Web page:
A Ghost Town in the Arctic Circle

Pyramiden is a ghost town in the Svalbard Archipelago. The nearest small town is Longyearbyen, approximately 31 miles to the south.

Pyramiden was a place founded by Sweden in 1910 to house coal miners. In 1927, Sweden sold the land to the Soviet Union. After World War II, the Soviet Union started developing the town. It had everything that a regular town needed to be functional: housing, a sports complex, a hospital, a recreation center called the Cultural Palace, and a large cafeteria. By 1980, the population had reached more than 1000.

In 1991, the Soviet Union collapsed. The new Russian government stopped sending money to the town, and life for its inhabitants became harder and harder. On March 31, 1998, all the residents of Pyramiden suddenly decided to leave the city. They left in a hurry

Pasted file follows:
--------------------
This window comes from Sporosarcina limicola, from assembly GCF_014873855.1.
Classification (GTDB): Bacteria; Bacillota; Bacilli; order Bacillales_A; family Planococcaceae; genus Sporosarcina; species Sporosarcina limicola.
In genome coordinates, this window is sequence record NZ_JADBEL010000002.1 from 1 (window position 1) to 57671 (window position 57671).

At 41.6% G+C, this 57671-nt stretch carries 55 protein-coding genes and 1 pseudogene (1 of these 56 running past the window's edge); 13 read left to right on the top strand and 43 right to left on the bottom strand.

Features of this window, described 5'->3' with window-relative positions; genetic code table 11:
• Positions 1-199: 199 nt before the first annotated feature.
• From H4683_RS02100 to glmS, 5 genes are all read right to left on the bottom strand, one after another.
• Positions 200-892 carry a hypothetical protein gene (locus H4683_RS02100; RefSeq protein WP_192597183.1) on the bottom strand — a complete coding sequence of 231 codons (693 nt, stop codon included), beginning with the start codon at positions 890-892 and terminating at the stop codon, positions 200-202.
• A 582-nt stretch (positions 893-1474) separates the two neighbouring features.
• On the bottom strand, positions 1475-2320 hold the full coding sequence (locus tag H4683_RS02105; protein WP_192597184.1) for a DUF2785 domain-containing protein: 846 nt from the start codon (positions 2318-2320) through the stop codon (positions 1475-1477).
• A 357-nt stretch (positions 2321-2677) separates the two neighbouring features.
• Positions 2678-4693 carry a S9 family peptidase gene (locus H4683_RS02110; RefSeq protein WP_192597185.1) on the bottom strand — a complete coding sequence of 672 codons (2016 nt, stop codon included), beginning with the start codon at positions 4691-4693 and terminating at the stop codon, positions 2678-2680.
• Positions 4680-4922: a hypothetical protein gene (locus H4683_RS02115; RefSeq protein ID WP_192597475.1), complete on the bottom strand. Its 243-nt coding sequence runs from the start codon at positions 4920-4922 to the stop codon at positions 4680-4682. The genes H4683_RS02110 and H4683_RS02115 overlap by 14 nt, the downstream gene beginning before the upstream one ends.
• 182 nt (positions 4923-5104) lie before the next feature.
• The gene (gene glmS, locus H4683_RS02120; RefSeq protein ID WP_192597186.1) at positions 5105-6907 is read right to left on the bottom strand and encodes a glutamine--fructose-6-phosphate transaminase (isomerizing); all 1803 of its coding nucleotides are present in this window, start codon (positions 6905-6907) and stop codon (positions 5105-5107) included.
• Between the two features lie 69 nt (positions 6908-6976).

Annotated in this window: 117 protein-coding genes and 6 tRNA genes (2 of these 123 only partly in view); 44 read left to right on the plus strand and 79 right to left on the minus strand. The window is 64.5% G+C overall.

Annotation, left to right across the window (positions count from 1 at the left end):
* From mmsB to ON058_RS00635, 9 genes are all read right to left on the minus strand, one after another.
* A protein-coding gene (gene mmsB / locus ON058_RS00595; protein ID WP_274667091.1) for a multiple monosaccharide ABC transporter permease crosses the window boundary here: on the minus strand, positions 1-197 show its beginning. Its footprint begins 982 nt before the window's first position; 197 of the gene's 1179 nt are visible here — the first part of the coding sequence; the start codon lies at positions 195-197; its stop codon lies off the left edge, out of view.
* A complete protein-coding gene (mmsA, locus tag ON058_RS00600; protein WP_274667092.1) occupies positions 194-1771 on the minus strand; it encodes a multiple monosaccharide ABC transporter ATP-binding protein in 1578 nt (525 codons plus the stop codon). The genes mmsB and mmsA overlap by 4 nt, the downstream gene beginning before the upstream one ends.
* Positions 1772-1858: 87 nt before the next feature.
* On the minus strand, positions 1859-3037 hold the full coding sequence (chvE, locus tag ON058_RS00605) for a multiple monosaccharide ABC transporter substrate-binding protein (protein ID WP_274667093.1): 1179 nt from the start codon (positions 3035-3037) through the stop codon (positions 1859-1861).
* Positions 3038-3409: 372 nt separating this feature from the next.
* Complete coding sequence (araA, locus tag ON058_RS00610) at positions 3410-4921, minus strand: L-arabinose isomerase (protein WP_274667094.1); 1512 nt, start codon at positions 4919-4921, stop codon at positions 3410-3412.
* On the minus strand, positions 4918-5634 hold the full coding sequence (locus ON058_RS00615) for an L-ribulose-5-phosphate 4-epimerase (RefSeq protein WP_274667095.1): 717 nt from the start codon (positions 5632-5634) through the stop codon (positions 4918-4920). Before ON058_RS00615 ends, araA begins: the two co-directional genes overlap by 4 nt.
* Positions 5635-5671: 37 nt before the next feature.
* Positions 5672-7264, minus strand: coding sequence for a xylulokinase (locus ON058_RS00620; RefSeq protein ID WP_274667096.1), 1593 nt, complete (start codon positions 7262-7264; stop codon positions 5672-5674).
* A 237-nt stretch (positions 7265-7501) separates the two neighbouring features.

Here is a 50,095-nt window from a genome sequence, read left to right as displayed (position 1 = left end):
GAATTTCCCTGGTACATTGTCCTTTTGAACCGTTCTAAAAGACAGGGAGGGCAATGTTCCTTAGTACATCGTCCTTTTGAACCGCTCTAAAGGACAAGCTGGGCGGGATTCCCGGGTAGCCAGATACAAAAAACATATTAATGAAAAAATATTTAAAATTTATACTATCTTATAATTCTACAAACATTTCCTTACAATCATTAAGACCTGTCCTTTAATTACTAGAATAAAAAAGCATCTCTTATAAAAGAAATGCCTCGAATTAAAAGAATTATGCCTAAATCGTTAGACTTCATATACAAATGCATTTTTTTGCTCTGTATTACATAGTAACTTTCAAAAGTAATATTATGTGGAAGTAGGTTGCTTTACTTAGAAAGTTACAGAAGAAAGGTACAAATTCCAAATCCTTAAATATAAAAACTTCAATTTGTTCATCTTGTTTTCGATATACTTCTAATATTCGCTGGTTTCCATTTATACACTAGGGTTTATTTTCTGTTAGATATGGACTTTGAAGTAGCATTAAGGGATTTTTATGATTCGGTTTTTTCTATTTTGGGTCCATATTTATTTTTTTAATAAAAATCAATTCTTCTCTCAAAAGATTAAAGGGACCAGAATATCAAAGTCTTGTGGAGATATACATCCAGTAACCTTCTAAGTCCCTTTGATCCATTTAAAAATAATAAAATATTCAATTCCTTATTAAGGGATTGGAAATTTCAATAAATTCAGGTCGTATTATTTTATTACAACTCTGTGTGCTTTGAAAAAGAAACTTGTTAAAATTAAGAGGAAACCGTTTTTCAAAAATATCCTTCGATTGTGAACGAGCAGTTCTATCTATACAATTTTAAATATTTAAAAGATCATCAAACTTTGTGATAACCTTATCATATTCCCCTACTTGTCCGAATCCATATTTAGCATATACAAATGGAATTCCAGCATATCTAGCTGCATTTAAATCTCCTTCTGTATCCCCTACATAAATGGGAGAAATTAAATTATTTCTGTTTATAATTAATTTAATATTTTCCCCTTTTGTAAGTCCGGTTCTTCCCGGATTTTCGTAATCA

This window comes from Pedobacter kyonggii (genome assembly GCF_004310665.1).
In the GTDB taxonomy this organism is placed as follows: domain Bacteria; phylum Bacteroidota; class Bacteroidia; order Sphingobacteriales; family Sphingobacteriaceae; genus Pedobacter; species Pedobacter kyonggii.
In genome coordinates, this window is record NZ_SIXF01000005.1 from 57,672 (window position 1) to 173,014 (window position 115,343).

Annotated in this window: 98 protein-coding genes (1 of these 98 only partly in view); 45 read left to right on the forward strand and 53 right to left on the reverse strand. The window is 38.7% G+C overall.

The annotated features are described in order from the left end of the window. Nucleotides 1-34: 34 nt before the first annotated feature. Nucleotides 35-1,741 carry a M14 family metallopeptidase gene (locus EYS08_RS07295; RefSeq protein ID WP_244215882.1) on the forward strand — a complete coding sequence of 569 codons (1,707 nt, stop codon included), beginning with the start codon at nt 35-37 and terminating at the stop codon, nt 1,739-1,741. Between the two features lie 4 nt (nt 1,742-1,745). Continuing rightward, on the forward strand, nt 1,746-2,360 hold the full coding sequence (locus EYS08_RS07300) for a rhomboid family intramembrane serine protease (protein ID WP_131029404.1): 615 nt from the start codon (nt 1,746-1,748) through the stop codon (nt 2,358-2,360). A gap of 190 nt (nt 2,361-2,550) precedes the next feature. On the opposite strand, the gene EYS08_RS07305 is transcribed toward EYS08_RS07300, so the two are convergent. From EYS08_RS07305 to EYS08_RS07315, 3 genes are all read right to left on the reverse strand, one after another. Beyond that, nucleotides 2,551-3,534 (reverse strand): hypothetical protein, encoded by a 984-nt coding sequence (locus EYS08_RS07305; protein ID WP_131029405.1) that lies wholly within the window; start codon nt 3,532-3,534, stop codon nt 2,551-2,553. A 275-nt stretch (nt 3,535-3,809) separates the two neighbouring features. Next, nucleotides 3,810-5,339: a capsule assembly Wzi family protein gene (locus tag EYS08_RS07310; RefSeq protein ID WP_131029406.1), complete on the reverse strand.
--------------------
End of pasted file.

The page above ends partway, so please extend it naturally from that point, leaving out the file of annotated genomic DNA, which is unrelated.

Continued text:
and left behind everything: buildings, equipment, furniture, photos, books in the library, exhibits in the museum, toys in the kindergarten, medical files in the clinic, sports equipment, and musical instruments, among other items. The last thing they did was they locked all the buildings and raised a monument: a representative miner’s trolley full of coal. On the trolley is written in the Russian language: “On March 31, 1998, the last ton of coal was extracted from the mine of Pyramida”.

Since then the city has been abandoned. There is only one human remaining in the town: a guard, carrying a rifle and walking back and forth all day, like a guardian for the past glory of the Soviet Union.

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